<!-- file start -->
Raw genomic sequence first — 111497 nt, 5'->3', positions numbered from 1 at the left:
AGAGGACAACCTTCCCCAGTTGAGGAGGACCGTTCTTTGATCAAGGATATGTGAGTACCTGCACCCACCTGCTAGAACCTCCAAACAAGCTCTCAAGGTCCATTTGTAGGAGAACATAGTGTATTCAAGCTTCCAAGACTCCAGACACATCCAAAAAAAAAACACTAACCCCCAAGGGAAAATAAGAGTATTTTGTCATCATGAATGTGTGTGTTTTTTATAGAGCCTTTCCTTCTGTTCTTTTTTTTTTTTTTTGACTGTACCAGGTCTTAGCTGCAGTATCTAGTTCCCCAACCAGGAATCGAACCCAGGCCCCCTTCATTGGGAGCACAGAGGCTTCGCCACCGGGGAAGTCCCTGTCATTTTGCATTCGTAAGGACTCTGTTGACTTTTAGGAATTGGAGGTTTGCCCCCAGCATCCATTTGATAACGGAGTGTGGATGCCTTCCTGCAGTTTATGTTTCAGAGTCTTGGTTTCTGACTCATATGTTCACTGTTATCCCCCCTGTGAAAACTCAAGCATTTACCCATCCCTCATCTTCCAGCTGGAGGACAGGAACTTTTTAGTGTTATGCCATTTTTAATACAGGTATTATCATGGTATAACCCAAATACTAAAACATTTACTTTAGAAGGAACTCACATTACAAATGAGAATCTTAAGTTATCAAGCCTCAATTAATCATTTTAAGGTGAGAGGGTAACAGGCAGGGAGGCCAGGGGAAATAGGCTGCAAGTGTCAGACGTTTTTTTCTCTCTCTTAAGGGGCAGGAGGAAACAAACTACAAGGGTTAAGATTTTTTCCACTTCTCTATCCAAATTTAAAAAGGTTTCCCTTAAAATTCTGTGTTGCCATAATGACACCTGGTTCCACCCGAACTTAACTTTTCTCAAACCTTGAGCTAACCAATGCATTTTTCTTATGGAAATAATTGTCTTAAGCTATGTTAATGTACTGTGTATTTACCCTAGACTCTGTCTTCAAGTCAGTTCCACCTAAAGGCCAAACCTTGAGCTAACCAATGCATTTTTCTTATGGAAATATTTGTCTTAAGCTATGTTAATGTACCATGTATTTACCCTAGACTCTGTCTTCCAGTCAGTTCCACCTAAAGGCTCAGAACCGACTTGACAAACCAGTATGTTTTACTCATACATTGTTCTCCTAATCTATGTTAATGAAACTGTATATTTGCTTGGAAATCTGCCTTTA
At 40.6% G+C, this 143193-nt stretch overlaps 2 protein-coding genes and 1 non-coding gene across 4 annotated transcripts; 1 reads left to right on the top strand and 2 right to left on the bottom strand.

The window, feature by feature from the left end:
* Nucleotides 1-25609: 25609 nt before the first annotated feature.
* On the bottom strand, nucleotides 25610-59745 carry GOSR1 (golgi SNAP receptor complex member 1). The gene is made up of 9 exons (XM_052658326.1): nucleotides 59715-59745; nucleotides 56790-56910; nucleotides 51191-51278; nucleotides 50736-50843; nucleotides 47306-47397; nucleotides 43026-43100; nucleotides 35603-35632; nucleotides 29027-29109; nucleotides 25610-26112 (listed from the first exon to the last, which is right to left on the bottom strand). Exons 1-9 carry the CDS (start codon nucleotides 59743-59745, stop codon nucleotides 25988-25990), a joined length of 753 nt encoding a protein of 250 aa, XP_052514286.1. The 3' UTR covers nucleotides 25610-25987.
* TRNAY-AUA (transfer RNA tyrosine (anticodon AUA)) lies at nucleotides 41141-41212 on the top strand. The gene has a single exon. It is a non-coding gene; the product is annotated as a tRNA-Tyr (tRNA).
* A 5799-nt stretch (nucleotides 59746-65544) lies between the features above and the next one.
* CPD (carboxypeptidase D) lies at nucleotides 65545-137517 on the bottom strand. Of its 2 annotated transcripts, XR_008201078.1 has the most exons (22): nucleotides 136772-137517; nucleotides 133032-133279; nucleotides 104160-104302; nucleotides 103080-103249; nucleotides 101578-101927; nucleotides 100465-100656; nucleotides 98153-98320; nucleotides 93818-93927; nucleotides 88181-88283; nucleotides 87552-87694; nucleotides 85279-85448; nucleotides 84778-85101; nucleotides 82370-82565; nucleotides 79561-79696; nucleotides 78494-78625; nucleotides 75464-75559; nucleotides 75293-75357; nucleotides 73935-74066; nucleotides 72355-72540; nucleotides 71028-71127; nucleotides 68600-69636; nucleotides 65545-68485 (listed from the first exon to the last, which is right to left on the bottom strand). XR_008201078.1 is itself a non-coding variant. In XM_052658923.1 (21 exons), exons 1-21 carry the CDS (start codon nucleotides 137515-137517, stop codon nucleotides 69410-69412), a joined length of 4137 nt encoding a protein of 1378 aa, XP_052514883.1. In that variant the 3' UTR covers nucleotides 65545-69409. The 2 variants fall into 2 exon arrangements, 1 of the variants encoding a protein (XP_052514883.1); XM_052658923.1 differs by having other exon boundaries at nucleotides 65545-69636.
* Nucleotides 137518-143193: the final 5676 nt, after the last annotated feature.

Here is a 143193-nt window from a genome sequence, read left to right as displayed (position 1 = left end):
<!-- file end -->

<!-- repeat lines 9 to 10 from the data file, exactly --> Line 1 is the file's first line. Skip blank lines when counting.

* CPD (carboxypeptidase D) lies at nucleotides 65545-137517 on the bottom strand. Of its 2 annotated transcripts, XR_008201078.1 has the most exons (22): nucleotides 136772-137517; nucleotides 133032-133279; nucleotides 104160-104302; nucleotides 103080-103249; nucleotides 101578-101927; nucleotides 100465-100656; nucleotides 98153-98320; nucleotides 93818-93927; nucleotides 88181-88283; nucleotides 87552-87694; nucleotides 85279-85448; nucleotides 84778-85101; nucleotides 82370-82565; nucleotides 79561-79696; nucleotides 78494-78625; nucleotides 75464-75559; nucleotides 75293-75357; nucleotides 73935-74066; nucleotides 72355-72540; nucleotides 71028-71127; nucleotides 68600-69636; nucleotides 65545-68485 (listed from the first exon to the last, which is right to left on the bottom strand). XR_008201078.1 is itself a non-coding variant. In XM_052658923.1 (21 exons), exons 1-21 carry the CDS (start codon nucleotides 137515-137517, stop codon nucleotides 69410-69412), a joined length of 4137 nt encoding a protein of 1378 aa, XP_052514883.1. In that variant the 3' UTR covers nucleotides 65545-69409. The 2 variants fall into 2 exon arrangements, 1 of the variants encoding a protein (XP_052514883.1); XM_052658923.1 differs by having other exon boundaries at nucleotides 65545-69636.
* Nucleotides 137518-143193: the final 5676 nt, after the last annotated feature.